And what to do if something goes wrong on Election Day.
By Steven Rosenfeld —
Editor’s Note: The 2018 midterm elections are quickly approaching. These non-presidential elections historically give voters a chance to change the country’s course. They will decide whether or not Republicans keep a majority in Congress, important governor’s races and more.
A Voter’s Guide to the 2018 Election, written by Steven Rosenfeld, senior writing fellow of Voting Booth, is intended to help new voters, infrequent voters and veteran voters have a better idea of what they must do to be able to vote and have their vote counted. The following is an excerpt from the guide, available in full here.
Polling Place Issues
Sometimes voting is a breeze. You show up, sign in and vote, and that’s it. Other times it’s slow, delayed, confusing and chaotic. Either way, patience and some knowledge of the process is key.
People who vote in polling places and local precincts have a different experience than people who vote by mail (or vote early at county offices). In general, the biggest concerns for voting by mail is having the ballot envelope properly filled out and postmarked.
Voting at polling places is another story. Across America’s 6,467 election jurisdictions and 168,000 voting precincts, the experiences can really vary. There can be heckling by partisans on the street outside—or not. There can be lines and delays to check-in—or not. There can be informed poll workers (citizens nominally paid to run the process) at sign-in tables, or inside as precinct judges—or not. There can be voting machines that work—or not. There can be sufficient backup ballots and knowledgeable officials—or not.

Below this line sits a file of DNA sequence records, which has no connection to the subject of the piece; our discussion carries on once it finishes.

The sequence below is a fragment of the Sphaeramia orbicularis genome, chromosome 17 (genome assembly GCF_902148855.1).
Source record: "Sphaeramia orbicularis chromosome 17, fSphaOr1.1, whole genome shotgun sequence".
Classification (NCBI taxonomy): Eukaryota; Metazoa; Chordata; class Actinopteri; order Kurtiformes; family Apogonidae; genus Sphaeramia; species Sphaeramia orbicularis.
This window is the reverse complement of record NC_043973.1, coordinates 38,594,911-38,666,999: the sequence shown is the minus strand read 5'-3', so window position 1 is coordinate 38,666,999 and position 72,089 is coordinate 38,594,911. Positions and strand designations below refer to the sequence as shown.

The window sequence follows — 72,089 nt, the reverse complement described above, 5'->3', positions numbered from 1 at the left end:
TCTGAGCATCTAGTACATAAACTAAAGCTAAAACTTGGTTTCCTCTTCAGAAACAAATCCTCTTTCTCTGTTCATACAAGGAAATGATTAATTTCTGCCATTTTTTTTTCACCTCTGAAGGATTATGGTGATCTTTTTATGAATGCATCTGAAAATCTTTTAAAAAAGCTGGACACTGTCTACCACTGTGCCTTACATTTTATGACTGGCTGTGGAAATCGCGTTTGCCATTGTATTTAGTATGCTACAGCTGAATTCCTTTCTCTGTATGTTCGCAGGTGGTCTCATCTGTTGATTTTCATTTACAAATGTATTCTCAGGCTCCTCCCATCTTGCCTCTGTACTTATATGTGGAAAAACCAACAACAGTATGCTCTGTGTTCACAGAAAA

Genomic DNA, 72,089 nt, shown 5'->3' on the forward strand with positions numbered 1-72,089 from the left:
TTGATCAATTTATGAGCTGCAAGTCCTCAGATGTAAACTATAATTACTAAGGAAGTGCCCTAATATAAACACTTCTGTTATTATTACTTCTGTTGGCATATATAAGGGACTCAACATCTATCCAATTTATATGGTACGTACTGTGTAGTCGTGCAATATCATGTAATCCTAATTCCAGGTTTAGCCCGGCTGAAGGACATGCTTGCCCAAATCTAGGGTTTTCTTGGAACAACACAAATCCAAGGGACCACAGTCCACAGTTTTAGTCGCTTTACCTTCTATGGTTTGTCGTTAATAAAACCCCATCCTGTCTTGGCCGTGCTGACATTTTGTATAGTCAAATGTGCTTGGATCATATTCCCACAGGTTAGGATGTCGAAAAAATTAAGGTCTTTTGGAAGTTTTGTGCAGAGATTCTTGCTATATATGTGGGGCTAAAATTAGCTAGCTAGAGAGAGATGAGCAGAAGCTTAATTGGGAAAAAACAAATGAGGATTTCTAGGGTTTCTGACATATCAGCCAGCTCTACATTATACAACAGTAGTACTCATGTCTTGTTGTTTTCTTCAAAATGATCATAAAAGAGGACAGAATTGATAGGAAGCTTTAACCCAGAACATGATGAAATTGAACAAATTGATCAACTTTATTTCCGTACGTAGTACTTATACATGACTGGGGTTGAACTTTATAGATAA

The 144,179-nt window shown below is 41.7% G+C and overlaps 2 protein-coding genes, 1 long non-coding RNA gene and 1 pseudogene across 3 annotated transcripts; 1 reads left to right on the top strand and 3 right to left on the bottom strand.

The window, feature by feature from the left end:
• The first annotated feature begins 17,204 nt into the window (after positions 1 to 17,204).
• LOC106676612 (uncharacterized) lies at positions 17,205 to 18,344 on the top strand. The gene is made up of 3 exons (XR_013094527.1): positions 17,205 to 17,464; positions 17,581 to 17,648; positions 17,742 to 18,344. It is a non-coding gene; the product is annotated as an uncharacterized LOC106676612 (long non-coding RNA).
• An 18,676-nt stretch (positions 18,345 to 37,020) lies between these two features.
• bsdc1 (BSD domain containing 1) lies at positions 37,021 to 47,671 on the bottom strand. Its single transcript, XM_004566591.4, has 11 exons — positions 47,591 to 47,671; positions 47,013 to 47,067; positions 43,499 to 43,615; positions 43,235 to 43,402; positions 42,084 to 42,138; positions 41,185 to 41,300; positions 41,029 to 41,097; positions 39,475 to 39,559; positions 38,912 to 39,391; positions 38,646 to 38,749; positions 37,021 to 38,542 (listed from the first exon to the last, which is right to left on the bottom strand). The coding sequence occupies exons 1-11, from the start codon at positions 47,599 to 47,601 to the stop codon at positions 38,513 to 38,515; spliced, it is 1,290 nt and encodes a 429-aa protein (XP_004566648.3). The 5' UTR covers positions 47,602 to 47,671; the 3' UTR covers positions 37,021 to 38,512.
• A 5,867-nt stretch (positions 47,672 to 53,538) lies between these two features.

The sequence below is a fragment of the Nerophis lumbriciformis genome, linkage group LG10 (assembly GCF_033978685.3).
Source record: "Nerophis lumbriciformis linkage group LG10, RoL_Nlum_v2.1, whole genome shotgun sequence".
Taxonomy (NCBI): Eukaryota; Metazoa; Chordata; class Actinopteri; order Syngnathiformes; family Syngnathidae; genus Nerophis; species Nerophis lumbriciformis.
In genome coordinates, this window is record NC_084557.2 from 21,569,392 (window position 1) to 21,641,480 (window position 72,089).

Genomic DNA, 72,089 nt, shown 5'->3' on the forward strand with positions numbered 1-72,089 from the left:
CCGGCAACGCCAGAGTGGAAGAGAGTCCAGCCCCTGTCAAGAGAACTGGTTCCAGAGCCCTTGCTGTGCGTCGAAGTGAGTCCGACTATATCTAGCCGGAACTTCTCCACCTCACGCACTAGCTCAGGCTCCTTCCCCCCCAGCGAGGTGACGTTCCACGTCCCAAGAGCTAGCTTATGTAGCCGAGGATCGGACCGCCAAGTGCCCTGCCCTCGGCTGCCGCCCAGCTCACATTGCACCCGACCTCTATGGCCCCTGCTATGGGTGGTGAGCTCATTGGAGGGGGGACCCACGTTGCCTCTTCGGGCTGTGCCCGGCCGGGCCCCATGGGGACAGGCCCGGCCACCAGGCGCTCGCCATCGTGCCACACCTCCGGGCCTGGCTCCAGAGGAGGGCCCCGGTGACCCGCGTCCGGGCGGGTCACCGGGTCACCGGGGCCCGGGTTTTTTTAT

Whether you are in a more functional or less functional polling place, the voting process is the same. So let’s go through it, especially for new voters. It starts with knowing when Election Day is. (That sounds obvious, but partisan disruptors have been known to tell people that their party votes on Tuesday—when Election Day is—and other parties vote on Wednesday.) This leads to a related point. You don’t have to stop or talk to anybody on the way into a polling place or while waiting in line. Political campaigns are legally required to keep a certain distance from the entrance.
Poll Location and Check-In
But let’s back up. You registered. That means you might receive, by mail, a voter guide with a sample ballot, which often includes statements from candidates, and pro and con positions on the non-candidate issues. That mailing also has one’s polling place location. Some states may only mail a postcard with the poll location. Voters who do not get this information should call their local election office. There are many polling place locator apps online, but it’s best to check directly with your local election officials.
On Election Day, give yourself enough time. (If you are going to be pressed, think about voting early if your state allows that.) When you get to your polling place, you have to check in. This is where you show your ID, if that’s required, or sign your name in a poll book, or sometimes both, and get a regular ballot. Then, you go inside, find a booth to privately mark a paper ballot or use a touch-screen computer, and turn in that ballot (in the folder given to you). Poll workers put the paper ballots into a scanner. You get an “I voted” sticker and you’re done. Voters with disabilities use special consoles.